India is trying something new. After watching the shadow banking industry collapse in slow motion for more than a year, authorities have decided that enough is enough. They want to experiment with in-court bankruptcy for nonbank lenders. But will going to a haircut salon leave the financial system any neater?
Dewan Housing Finance will be the test case of this new approach. The central bank booted out the mortgage financier's board on Wednesday and appointed an administrator who will be tasked with resolution once bankruptcy tribunal takes Dewan under its wing.
As I wrote earlier, for the lenders to pretend that they were going to restructure Dewan's $12 billion in liabilities outside of court supervision was just a Bollywood fantasy.
The problem is that India's 2016 insolvency law, modeled on the UK system, is set up for non-financial firms. Using the same law to put a financier like Dewan out of its misery has some advantages but many shortcomings.
Take the asset side of the business first. In bankruptcy, Dewan's mortgage portfolio should be easy enough to hawk to a buyer, though its lumpy loans to struggling developers may prove a harder sell, requiring creditors to accept deep losses or haircuts.
The liability side is also fairly uncomplicated. Dewan does have fixed deposits from moms and pops. But unlike bank deposits, those aren't insured. Nor is Dewan an insurance company, saddled with policyholder claims that overhang the future. To that extent, it should be possible to use the existing law to solve the problem of aligning the interests of banks and bondholders, which has been the single biggest obstacle to restructuring.
Still, there are complications. Nearly nine-tenths of Dewan's Rs 84,000 crore ($12 billion) in borrowing is secured against assets. But secured bondholders, including mutual funds, are unsure if Dewan has double-dipped into what was promised to them as security. Untangling this legal confusion around ownership, at a time when India's finance industry is witnessing a free-for-all collateral grab, won't be easy.
The rules that the government has come up with in the absence of a tailor-made bankruptcy law for financial firms are untested. They call for some involvement on the part of the regulators, including a "no objection" to a resolution plan approved by a creditors' committee. The last time the Reserve Bank of India involved itself too closely with the bankruptcy law, it was whacked by India's top court for swimming outside its lane. So it must proceed cautiously. For instance, if the bank tries to influence how any sale proceeds are to be distributed to help out, say, uninsured retail depositors in the larger public interest, there could be a problem.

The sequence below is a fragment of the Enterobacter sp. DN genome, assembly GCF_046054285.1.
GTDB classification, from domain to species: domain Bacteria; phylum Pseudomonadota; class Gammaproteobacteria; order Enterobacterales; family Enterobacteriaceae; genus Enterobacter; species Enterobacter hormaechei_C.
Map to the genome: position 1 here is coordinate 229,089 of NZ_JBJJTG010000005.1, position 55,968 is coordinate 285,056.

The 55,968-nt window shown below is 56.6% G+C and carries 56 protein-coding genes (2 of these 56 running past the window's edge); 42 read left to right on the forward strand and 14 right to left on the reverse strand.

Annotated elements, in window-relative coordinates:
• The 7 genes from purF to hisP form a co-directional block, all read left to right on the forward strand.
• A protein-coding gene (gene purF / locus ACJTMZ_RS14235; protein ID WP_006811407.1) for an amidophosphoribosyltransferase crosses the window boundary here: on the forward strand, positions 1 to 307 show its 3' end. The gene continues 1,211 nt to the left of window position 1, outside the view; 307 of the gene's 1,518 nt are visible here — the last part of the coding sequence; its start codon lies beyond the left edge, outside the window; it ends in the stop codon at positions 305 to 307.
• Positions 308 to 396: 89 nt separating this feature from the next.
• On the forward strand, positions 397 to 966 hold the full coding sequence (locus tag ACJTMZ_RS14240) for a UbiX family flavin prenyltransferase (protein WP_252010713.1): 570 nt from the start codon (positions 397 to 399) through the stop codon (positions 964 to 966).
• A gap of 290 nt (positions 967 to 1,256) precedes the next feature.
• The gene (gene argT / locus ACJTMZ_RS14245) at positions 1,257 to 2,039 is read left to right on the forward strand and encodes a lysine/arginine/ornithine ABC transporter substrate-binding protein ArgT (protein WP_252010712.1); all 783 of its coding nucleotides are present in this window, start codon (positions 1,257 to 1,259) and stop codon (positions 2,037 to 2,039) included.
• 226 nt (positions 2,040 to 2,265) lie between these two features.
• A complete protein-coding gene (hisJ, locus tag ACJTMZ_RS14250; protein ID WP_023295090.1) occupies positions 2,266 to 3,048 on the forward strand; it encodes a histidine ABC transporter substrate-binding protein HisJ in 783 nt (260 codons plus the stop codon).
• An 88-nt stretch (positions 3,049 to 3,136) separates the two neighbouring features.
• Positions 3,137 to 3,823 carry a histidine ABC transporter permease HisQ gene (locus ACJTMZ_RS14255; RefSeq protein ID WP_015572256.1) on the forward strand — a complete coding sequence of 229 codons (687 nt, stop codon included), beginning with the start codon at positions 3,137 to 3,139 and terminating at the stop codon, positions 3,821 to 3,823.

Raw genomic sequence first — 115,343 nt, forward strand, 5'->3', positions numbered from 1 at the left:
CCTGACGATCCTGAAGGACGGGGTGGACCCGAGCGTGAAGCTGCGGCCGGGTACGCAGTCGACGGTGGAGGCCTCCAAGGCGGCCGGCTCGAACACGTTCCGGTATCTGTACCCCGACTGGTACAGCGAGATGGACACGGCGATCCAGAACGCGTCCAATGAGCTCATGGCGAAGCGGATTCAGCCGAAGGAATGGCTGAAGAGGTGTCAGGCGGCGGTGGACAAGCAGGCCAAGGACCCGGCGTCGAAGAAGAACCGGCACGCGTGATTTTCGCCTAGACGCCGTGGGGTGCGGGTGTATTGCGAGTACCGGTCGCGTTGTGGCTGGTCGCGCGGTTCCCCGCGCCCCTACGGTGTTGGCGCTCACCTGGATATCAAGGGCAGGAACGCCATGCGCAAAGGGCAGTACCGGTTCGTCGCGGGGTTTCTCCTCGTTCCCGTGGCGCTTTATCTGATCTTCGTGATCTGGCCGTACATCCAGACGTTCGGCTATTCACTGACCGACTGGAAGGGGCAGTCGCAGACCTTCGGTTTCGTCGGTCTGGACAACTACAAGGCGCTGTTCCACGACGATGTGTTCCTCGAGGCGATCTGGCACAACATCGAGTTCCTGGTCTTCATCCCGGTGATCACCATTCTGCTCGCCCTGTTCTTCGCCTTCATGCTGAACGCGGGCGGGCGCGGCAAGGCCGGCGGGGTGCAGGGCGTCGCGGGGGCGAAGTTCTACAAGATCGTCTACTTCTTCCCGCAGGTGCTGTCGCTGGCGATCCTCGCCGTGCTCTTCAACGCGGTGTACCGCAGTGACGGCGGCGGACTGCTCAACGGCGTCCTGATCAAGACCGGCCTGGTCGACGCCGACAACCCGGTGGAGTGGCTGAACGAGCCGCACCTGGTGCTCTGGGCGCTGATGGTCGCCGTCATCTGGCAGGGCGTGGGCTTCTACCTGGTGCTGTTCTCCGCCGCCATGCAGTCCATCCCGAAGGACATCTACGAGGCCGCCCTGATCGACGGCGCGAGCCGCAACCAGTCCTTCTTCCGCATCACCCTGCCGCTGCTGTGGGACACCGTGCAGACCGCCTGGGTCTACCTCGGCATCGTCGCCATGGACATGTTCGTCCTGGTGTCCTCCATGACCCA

Another potential minefield is suspicion of fraud. Audit firm KPMG has found that $2 billion was lent to 25 borrowers with little real business or assets, and that "such entities may be working closely" with Dewan. The previous management, now stripped of control, is being investigated by officials in connection with a loan to a late Dubai-based gangster's real-estate firm. The risk that government agencies may attach the assets of a debtor company even as its ownership is changing hands became very real in the case of Bhushan Power & Steel Ltd. Its exit from bankruptcy is currently stalled for that very reason.
The crumbling of of infrastructure financier IL&FS Group in September 2018 caught India by surprise. At the time, the RBI wasn't empowered to supersede the board of a nonbank financier. So the government did the firing and appointed a new team to sell assets and recoup money for creditors. With that show taking a long time to hit the road, New Delhi wants to do things more formally this time.
The impatience is understandable, though it's not clear if the bankruptcy code's timelines are suitable for Dewan, which has been defaulting on debt payments since June. The way things are set up, a tribunal-appointed resolution professional keeps the business going. A committee of creditors tries to extract value by selling the firm or liquidating its assets. The process, originally meant to be concluded in 270 days, can in practice stretch to more than 600. That's acceptable when fixed assets, such as a steel plant, can be kept busy with a bit of working capital.
However, a financial firm's raw material is trust. Just because Dewan will continue to have a valid license doesn't mean the market will be confident providing new money. A quick liquidation would save the enterprise value from going to zero. Whether an overworked Indian bankruptcy salon can deliver the equivalent of a 10-minute trim is the biggest question.
(Andy Mukherjee is a Bloomberg Opinion columnist covering industrial companies and financial services. He previously was a columnist for Reuters Breakingviews. He has also worked for the Straits Times, ET NOW and Bloomberg News.)
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